Monday, May 5, 2008

Estimating Costs Using Activity Durations

By establishing the forecasted time it will take to complete various tasks in the work breakdown structure for your project, you will have prepared another important input to cost estimating: activity duration estimates. Activity duration estimates are primarily an input to schedule development, but they are used in project cost estimating as well.

An activity duration estimate is a quantitative assessment of the likely number of work periods that will be required to complete an activity. An activity's duration is important when you are estimating labor costs, for example, or when estimating the costs of financing over the total project duration.

To estimate an activity's total cost, multiply the rates for the activity by the estimated duration. When you estimate activity duration for each project activity and then sum the results, you can determine a cost estimate for the entire project. Knowing the time it will take to complete all project activities makes estimating total project time and costs easier.

There are three things to remember when using activity durations to calculate cost estimates.
  • Include range of results. One is that activity duration estimates often include a range of possible results. They are, after all, just estimates.
  • Convert units for time. Sometimes you have to convert months or weeks into "working days" or "working hours" to calculate costs. Your company or industry likely has conventions for figuring out how many production hours are in a week, month, or year.
  • Allow for down time. Finally, remember to consider down time in your calculations. Remember that people do not work "24/7." Include weekends and holidays in your calculations.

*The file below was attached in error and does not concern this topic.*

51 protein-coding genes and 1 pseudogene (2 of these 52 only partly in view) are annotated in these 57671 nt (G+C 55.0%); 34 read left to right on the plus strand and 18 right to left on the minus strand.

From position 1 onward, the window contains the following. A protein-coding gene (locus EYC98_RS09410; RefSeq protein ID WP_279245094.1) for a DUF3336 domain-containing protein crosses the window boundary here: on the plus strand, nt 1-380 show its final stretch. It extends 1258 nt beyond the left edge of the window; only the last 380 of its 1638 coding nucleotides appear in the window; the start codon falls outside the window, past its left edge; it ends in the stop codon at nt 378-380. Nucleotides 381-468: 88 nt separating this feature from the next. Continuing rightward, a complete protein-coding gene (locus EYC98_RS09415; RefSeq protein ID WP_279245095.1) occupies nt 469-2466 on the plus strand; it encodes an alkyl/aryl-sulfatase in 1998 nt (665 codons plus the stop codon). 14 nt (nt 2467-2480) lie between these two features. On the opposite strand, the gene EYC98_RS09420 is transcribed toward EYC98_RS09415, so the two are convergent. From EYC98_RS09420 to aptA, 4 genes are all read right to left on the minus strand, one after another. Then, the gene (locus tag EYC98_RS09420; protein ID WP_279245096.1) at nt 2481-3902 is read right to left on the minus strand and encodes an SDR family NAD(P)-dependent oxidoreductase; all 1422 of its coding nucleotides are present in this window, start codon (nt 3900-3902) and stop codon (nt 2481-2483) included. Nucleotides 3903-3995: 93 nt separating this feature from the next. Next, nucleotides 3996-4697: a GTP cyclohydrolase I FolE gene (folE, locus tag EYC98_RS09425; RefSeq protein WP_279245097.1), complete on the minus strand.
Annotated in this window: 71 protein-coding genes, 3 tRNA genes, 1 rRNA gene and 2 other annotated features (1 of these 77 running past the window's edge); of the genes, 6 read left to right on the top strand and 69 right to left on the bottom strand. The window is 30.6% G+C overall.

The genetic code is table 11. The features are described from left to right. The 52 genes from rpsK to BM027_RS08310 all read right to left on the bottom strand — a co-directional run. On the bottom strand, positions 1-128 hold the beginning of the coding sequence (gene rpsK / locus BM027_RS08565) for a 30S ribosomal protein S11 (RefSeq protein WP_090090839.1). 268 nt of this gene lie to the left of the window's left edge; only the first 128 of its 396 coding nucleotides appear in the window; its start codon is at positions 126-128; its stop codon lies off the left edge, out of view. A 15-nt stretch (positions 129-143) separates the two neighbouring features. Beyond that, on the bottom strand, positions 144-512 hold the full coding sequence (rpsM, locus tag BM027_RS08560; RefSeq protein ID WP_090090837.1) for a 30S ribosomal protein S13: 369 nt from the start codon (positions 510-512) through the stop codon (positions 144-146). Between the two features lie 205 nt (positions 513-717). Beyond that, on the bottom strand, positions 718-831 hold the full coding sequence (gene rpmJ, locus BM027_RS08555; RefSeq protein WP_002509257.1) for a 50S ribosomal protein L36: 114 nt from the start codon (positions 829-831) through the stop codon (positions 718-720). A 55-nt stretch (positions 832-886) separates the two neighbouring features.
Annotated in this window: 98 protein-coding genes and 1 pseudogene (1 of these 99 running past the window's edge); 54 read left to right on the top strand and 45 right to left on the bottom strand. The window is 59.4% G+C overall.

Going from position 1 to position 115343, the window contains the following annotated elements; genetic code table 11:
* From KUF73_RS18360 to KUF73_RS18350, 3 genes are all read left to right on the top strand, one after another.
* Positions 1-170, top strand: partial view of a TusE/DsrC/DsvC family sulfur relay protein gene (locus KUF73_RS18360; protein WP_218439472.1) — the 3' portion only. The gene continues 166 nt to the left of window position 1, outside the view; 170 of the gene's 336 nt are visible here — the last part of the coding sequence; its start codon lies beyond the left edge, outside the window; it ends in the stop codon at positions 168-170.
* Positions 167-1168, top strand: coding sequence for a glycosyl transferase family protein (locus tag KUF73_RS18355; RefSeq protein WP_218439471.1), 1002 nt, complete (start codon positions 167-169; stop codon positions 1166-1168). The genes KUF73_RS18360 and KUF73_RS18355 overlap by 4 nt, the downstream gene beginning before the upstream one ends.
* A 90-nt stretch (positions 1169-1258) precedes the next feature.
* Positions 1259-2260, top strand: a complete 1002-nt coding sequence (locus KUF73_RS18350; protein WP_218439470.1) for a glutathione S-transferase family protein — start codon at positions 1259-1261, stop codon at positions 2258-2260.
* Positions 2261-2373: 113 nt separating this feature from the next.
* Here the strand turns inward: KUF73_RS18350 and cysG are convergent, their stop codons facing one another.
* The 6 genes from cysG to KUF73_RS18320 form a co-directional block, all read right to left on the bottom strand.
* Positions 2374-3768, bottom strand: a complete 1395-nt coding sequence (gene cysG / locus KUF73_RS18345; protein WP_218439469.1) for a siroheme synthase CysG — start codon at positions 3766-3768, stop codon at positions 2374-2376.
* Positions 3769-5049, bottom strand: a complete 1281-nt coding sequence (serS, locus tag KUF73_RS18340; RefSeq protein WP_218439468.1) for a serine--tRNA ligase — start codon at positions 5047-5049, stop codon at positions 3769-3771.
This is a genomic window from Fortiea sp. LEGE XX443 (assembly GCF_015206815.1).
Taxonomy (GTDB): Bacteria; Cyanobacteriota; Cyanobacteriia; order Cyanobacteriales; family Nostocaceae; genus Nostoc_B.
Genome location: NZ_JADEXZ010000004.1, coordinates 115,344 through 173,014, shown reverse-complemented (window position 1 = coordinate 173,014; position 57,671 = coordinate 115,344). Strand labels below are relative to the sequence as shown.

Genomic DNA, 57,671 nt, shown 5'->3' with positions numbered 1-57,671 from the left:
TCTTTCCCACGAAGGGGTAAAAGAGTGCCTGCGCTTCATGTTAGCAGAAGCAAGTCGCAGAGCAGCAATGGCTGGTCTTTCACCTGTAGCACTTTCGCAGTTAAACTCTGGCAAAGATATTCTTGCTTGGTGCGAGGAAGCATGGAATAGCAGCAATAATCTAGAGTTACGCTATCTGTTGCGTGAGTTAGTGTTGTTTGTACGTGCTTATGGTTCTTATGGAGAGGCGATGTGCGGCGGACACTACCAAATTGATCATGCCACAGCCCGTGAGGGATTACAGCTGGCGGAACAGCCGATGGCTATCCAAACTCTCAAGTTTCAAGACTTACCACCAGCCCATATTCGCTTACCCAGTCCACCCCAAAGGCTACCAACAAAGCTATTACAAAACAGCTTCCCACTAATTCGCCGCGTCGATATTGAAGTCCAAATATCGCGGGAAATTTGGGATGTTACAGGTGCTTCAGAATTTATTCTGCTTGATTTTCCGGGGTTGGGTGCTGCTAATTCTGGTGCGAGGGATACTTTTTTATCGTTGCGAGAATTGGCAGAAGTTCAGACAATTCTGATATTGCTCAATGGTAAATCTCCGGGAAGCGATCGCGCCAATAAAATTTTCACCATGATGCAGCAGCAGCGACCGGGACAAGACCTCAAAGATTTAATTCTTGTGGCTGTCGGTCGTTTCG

Your activity duration estimates will include a range of possible results. Naturally, when activity durations have a range, your cost estimates will have a range, too. The points below illustrate the steps in estimating costs using activity duration estimates, indicating how a pharmaceutical company would estimate costs for clinical trials of a new drug.
  • Establish the activity duration estimate. The duration of the clinical trials is estimated to be six months, plus or minus two weeks, assuming that three laboratory technicians are working on the testing.
  • Check the resource rates that apply to this activity. Labor rates for this project are $18 per hour for each technician. If the company did not own the laboratory and equipment that will be used during the trials, it also would need to know the rental rates for these resources.
  • If necessary, convert units of time. One year has 52 weeks, so six months has 26 weeks. To find the working hours in six months plus or minus two weeks, assume that technicians work a 40-hour week: 26 x 40 = 1,040 hours. Then, 2 x 40 = 80 hours. You could say there are 1,040 hours plus or minus 80, or that there are 960 to 1,120 hours in this time frame.
  • Multiply the estimated duration by the rate for the activity. Multiply the labor rate ($18 per hour) by each end of the spectrum, and you get an estimated cost of between $17,280 and $20,160 per technician, or $18,720 plus or minus $1,440. Multiply again by three for each worker, and you get a total estimate of $56,160 plus or minus $4,320.
Activity duration estimates are estimates of how long it will take to complete each activity in the work breakdown structure. Without this vital information, you cannot accurately estimate project costs.

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